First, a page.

20v Cap and rotor Q&A
b.benz at charter.net
Tue Jan 14 16:01:22 EST 2003
Steven Hauptmann <hauptmanns at MAIL.LLR.STATE.SC.US> wrote:
> 1.)Ignition timing.
> It sounds like the plastic distributor gear (which drives off of the end of
> the intake cam) is broken, hence the rotor turning freely. Although it's
> conceivable, I doubt that these small plastic gear pieces did any damage. It
> is way out on the end of the cam, and the pieces have likely just fallen
> down and will be easily removed when you remove the distributor. If it were
> mine I'd remove the cam cover and have a look see. This would make vacuuming
> the broken pieces a little easier as well. Assuming these pieces are all
> accounted for, this will not cause engine damage. The distributor is simply
> no longer spinning with the camshaft, distributing spark to cylinders.
If the dist rotor can be rotated through any angle, one knows that the gear
is minus at least one tooth. If not, and inasmuch as the engine has to be
advanced to #1 TDC to check the timing anyway, one can check the rotor for
rotation with the crank and its alignment mark to the crank. If OK, no need
to go to the TB, unless the same monkey did that job.
Assuming a broken gear, and that the loose piece(s) did not catch under a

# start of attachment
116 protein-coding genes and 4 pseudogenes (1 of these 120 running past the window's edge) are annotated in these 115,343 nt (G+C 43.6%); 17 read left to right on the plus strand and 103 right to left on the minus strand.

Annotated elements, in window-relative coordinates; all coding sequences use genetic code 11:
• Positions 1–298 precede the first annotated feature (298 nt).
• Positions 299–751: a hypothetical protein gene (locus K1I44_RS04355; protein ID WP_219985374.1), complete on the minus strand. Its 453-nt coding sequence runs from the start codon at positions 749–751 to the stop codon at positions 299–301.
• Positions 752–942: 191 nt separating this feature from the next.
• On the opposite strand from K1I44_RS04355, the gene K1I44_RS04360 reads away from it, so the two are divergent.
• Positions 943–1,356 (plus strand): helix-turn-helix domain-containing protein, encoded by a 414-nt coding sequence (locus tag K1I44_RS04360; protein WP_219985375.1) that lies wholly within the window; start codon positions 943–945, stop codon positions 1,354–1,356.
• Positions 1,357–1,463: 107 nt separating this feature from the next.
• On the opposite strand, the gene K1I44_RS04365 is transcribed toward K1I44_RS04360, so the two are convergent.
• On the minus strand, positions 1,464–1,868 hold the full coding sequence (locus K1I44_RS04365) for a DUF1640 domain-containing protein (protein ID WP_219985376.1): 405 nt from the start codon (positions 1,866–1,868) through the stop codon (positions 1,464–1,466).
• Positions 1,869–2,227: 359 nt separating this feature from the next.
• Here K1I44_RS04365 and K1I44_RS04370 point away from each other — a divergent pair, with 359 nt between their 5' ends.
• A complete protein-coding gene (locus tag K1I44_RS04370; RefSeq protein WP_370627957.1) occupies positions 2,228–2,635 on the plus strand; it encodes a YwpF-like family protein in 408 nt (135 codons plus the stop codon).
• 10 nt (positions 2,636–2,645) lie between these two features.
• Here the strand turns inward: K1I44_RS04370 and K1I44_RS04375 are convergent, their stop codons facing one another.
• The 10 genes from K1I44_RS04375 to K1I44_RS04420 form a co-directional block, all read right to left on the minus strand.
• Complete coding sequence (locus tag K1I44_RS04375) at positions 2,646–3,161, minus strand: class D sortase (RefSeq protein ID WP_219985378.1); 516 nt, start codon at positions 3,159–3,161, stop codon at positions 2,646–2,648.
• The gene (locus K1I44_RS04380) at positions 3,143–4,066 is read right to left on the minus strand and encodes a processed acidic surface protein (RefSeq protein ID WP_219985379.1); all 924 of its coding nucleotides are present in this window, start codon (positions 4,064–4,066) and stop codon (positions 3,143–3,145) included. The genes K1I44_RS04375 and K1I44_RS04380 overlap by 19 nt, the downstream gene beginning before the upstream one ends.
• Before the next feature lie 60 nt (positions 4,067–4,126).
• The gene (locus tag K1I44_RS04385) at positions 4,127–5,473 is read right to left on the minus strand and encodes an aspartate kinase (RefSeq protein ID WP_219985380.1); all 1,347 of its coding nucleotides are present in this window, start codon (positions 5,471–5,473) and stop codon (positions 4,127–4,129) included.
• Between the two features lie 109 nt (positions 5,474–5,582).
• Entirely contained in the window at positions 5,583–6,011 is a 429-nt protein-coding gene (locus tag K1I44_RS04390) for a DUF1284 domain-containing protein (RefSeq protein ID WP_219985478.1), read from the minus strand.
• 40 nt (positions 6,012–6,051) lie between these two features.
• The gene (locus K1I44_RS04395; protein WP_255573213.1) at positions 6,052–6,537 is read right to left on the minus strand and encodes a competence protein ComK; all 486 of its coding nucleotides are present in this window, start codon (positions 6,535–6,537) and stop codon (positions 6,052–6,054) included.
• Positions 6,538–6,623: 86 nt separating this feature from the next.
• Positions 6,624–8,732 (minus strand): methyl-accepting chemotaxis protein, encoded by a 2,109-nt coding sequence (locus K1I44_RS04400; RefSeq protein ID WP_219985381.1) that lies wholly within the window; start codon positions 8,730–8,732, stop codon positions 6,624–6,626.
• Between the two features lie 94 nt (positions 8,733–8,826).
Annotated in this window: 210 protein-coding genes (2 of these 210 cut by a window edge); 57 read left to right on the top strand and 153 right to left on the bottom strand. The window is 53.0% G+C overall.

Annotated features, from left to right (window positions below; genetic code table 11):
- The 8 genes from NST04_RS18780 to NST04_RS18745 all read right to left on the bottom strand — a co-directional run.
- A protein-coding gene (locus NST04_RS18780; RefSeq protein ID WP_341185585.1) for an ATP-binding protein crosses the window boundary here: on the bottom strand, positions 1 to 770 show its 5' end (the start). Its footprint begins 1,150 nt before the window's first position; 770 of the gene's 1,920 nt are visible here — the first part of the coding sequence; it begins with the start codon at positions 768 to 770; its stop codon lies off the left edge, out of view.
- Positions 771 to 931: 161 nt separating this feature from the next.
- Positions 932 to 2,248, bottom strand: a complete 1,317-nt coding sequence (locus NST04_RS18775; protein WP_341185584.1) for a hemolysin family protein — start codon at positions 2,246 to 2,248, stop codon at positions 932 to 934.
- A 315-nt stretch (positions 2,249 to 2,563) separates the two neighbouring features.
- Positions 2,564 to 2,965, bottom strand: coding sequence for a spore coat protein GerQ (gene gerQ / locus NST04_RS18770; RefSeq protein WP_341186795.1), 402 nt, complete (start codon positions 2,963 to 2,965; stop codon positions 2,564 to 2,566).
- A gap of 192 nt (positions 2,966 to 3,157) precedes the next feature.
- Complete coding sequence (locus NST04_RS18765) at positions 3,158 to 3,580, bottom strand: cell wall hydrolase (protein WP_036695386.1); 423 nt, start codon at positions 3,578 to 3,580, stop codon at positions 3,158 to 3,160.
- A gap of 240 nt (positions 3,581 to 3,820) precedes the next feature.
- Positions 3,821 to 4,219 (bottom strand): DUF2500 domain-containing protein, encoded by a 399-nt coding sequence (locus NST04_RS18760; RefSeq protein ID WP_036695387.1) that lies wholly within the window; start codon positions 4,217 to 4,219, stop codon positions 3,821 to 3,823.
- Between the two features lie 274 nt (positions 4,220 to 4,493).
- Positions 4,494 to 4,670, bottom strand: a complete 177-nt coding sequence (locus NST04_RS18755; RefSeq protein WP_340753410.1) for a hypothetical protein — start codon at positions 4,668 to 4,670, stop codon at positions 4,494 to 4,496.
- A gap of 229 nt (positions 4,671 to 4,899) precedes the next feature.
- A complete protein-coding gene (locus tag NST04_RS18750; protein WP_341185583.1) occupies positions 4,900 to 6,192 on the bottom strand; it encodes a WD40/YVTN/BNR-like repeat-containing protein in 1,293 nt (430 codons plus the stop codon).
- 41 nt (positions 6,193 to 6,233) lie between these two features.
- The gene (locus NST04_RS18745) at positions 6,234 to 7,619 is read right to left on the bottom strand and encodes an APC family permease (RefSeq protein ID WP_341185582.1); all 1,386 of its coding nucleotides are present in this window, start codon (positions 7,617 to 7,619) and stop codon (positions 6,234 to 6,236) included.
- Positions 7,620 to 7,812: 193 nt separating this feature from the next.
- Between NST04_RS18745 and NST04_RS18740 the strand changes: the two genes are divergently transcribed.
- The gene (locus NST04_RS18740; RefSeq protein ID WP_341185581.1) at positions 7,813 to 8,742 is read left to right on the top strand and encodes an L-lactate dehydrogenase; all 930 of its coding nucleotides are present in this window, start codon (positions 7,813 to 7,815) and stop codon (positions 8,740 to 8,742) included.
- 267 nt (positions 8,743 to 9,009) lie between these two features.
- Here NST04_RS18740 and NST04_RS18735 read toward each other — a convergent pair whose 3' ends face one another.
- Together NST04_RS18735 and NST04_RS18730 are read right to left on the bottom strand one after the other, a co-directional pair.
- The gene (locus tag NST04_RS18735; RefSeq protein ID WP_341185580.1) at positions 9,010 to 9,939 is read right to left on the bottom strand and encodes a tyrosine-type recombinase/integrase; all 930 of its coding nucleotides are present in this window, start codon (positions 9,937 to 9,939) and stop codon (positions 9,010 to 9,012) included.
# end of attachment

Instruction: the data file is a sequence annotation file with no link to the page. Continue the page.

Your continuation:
cam lobe at the time of break, I would have no concern about pieces
remaining in the engine. IMO, they will almost immediately be washed into
the pan or find a valve area cranny in which to lodge.
> 2.)The valve timing.
> Of course when the camshaft is no longer timed to the crankshaft, valves get
> bent when the pistons hit them. This is where the possibility of large
> expense will be.
> First order of business is to have the mechanic check and see if your cams
> are still aligned with the crank.
> The front grill and bumper as well as the intercooler, p/s belt and t-belt
> cover should be removed.
> Then the mechanic can turn the crank over and attempt to line up the crank
> and cam timing marks.
> If they line up and the flywheel is at TDC, then I would suspect all you
> need is a new distributor. If the t-belt happens to be loose, teeth missing
> etc., then you will want to have a new one installed while he is that far
> into it.
> If the crank and cam timing marks do not line up, then the head would need
> to be removed to replace the bent valves and inspect for other damage, in
> addition to the distributor replacement.
> The mechanic should know if your valve timing is out BEFORE he tells you if
> the head needs to be removed.
> Don't give up, it's worth repairing.
> Good luck,
> Steve Hauptmann
> South Carolina
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